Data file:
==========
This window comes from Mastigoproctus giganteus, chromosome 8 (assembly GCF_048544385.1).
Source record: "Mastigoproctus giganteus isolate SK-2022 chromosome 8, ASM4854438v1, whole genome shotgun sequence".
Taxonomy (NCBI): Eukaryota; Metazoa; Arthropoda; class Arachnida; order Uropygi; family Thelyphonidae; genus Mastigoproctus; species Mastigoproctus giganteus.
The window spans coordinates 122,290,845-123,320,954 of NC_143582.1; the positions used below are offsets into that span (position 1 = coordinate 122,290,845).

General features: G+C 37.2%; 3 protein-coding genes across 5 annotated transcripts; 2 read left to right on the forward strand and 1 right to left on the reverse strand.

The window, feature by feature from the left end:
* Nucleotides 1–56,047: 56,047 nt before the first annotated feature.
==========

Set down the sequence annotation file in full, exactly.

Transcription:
This window comes from Mastigoproctus giganteus, chromosome 8 (assembly GCF_048544385.1).
Source record: "Mastigoproctus giganteus isolate SK-2022 chromosome 8, ASM4854438v1, whole genome shotgun sequence".
Taxonomy (NCBI): Eukaryota; Metazoa; Arthropoda; class Arachnida; order Uropygi; family Thelyphonidae; genus Mastigoproctus; species Mastigoproctus giganteus.
The window spans coordinates 122,290,845-123,320,954 of NC_143582.1; the positions used below are offsets into that span (position 1 = coordinate 122,290,845).

General features: G+C 37.2%; 3 protein-coding genes across 5 annotated transcripts; 2 read left to right on the forward strand and 1 right to left on the reverse strand.

The window, feature by feature from the left end:
* Nucleotides 1–56,047: 56,047 nt before the first annotated feature.